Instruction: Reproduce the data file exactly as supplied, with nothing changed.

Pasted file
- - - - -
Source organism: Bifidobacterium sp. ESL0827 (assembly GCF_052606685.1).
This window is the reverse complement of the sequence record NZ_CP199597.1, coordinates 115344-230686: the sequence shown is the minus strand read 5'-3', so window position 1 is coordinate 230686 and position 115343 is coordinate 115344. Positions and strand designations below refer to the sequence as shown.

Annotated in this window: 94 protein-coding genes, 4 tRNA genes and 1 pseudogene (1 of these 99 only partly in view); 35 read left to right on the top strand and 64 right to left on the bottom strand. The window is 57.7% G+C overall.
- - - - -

Source organism: Bifidobacterium sp. ESL0827 (assembly GCF_052606685.1).
This window is the reverse complement of the sequence record NZ_CP199597.1, coordinates 115344-230686: the sequence shown is the minus strand read 5'-3', so window position 1 is coordinate 230686 and position 115343 is coordinate 115344. Positions and strand designations below refer to the sequence as shown.

Annotated in this window: 94 protein-coding genes, 4 tRNA genes and 1 pseudogene (1 of these 99 only partly in view); 35 read left to right on the top strand and 64 right to left on the bottom strand. The window is 57.7% G+C overall.